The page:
Diatom analysis for the deposit found at station S4 revealed that freshwater species were generally dominant, but the species composition of the assemblages varied as a function of the sedimentary facies (Fig. 7). The underlying soil contained many freshwater terrestrial taxa such as Placoneis elginensis var. neglecta, Pinnularia subcapitata var. paucistriata, and Gomphonema parvulum. These assemblages abruptly changed at the contact between the underlying soil and the muddy basal unit. The basal unit was characterized by riverine benthic diatom species (Planothidium lanceolatum and Ulnaria lanceolata)15, other freshwater species, and a decrease in terrestrial taxa (Diadesmis contenta and Gomphonema parvulum). In the sandy lower and upper units, diatom assemblages were dominated by terrestrial taxa (e.g. Diadesmis contenta, Hantzschia amphioxys, and Luticola mutica).

Figure 7: Diatom assemblages for the flood deposit at S4 showing changes in the relative abundance of the dominant species.
Figure 7

Discussion and Conclusions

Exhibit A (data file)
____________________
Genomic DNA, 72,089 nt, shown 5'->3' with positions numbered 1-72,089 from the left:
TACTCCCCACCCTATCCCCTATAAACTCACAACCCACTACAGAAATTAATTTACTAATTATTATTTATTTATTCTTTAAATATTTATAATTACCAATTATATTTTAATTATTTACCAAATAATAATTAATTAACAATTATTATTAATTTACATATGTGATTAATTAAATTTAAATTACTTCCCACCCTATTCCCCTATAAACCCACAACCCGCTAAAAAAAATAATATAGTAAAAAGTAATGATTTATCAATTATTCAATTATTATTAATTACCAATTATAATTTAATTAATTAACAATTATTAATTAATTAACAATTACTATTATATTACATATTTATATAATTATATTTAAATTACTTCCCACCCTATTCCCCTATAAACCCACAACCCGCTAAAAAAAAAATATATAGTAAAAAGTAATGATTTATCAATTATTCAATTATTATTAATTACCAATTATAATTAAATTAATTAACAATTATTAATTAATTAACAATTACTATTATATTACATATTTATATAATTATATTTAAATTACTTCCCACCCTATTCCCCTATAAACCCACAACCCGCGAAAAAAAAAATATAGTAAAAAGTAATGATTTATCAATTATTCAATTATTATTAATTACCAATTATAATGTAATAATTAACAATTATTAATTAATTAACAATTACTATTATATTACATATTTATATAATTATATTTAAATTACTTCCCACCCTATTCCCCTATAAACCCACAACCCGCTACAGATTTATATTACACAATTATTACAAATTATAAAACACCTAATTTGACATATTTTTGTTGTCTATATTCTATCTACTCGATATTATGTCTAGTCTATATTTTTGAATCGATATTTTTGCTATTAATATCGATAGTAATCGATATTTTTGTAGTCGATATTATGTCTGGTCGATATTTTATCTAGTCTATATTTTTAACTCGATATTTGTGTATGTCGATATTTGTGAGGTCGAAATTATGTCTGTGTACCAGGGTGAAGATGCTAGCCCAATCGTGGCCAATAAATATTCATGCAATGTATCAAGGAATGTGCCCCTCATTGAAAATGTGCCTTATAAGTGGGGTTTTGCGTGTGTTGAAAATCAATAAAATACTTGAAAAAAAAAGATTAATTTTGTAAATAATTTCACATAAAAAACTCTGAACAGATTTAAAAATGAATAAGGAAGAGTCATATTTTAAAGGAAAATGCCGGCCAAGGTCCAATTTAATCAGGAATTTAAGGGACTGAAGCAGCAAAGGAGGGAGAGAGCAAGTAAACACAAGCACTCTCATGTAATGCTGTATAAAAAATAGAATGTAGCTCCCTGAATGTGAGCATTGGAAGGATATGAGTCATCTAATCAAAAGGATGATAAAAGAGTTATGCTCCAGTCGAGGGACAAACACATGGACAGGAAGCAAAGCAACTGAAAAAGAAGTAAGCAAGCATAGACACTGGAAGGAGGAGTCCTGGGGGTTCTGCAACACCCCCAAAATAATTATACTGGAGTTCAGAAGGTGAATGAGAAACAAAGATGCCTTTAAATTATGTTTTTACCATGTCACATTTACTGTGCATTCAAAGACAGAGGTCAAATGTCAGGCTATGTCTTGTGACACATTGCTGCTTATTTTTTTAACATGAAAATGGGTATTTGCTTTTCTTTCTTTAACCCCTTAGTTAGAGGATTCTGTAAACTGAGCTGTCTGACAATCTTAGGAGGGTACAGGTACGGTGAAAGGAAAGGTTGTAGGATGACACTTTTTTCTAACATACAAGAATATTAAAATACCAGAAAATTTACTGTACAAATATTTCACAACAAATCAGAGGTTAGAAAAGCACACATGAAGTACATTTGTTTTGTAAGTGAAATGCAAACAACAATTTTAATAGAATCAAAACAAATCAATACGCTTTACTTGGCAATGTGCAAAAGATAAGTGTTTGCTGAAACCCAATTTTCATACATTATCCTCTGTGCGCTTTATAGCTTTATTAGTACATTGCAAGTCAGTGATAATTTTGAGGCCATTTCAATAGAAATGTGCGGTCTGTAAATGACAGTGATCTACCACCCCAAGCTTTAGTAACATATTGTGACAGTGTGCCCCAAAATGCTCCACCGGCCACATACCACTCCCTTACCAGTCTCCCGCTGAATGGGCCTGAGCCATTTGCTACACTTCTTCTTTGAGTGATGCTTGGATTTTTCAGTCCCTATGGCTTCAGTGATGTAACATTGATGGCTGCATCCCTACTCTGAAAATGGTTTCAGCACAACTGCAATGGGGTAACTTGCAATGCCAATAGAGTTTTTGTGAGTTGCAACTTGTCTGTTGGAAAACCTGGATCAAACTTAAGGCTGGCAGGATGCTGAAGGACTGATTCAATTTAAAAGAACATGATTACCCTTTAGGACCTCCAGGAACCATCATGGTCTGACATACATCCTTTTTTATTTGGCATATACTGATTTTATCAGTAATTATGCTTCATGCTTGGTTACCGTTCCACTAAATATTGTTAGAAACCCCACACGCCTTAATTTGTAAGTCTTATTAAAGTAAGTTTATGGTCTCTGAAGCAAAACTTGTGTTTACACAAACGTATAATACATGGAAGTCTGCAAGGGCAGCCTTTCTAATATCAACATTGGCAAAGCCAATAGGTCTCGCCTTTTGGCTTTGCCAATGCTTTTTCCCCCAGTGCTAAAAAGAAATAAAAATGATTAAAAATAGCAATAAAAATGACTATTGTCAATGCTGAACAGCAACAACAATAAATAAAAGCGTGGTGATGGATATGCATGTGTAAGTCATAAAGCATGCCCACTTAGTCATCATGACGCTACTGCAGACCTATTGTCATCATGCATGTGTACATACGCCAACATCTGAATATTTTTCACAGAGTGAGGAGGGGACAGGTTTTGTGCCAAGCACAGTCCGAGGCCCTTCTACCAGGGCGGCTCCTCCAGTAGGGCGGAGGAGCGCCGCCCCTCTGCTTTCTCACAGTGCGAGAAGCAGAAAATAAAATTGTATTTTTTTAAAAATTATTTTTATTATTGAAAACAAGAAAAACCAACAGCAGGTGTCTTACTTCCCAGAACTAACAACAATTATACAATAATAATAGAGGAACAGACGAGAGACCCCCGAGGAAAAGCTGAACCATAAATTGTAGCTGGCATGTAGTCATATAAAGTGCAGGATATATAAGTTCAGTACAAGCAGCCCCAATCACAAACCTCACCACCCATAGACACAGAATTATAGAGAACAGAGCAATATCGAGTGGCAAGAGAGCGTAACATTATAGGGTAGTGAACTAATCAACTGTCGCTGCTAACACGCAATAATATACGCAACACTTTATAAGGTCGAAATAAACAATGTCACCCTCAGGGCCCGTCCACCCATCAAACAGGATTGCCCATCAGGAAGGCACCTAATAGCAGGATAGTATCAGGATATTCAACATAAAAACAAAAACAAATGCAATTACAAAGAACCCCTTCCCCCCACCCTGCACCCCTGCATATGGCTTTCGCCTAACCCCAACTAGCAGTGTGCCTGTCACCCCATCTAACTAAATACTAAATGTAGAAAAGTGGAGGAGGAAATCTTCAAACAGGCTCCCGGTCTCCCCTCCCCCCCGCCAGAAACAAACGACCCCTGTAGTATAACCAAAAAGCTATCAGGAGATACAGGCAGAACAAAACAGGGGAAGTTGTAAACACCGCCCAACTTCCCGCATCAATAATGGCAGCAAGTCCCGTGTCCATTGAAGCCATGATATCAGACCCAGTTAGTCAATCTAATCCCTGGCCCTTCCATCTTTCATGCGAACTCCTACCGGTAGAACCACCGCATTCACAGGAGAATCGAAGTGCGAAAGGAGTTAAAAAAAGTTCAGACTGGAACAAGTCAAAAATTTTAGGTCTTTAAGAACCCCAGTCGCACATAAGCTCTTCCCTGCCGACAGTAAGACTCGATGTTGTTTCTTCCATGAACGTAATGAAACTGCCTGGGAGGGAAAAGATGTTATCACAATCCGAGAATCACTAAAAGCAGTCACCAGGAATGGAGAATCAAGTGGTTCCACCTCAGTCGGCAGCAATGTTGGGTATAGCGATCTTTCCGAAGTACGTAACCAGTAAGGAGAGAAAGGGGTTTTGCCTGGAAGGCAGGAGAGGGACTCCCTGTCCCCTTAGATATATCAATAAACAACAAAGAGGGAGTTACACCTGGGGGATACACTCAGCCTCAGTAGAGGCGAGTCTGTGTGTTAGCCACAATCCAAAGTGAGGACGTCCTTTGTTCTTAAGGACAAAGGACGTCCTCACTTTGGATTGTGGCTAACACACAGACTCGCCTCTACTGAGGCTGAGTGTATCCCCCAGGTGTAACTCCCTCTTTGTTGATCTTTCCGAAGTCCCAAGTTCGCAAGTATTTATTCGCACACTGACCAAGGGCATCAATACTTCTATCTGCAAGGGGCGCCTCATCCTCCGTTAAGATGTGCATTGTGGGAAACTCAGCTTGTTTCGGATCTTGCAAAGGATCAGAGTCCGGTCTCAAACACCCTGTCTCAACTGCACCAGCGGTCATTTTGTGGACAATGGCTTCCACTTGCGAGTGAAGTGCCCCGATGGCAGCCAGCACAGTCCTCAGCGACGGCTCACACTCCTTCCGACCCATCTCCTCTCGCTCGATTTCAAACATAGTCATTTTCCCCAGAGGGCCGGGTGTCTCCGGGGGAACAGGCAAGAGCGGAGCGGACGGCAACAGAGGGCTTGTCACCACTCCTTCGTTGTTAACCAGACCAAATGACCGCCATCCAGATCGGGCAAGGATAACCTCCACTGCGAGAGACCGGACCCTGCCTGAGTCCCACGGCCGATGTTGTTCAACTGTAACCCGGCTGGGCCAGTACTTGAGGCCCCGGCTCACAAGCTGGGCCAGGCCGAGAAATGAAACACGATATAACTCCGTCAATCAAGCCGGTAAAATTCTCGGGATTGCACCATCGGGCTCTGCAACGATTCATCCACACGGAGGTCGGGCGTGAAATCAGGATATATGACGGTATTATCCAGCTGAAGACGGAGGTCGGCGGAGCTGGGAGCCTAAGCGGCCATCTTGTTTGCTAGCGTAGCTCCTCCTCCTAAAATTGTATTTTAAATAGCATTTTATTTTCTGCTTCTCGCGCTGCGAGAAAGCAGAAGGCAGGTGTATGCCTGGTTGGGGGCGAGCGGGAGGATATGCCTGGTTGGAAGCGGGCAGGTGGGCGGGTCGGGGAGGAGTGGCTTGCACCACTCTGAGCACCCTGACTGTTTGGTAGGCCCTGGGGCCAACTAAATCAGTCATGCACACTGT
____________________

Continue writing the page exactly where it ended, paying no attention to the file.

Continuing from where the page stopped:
Flow direction deduced from leaning plants and sedimentary features provides a way to reconstruct the dispersing process of the inundation flow. By contrast, the inundation depth (Fig. 3A) corresponds to the maximum height of slackwater rather than the water depth flowing from the breached levee during the flooding. This is because the inundation depth was generally constant regardless the flow direction within the study area. Our field observations and laboratory analyses show that erosional and depositional processes associated with flood waters from the Kinu River varied in time and space. The plunge pools and linear grooves found near the breached levee are consistent with the occurrence of strong currents that inundated the floodplain when the Kinu River overflowed. For example, strong inundation flow resulting from the 2011 tsunami caused plunge pools to form at the back toe of seawalls16, which ultimately resulted in their failure17. Initial overflow from the Kinu River may have accelerated the development of these pools, leading to the subsequent levee breach. The linear grooves can be classified as gutter casts which are a type of scour mark that has been commonly documented in nearshore zones where erosion and the bypass of sediment are dominant18. Gutter casts were also found at locations inundated by the 2011 Tohoku tsunami19. Erosion is the most conspicuous effect of the Kinu River flooding and will likely be preserved in the stratigraphic record20. This result agrees with several other studies that document the presence of erosional features in association with modern21 and past6 flooding events.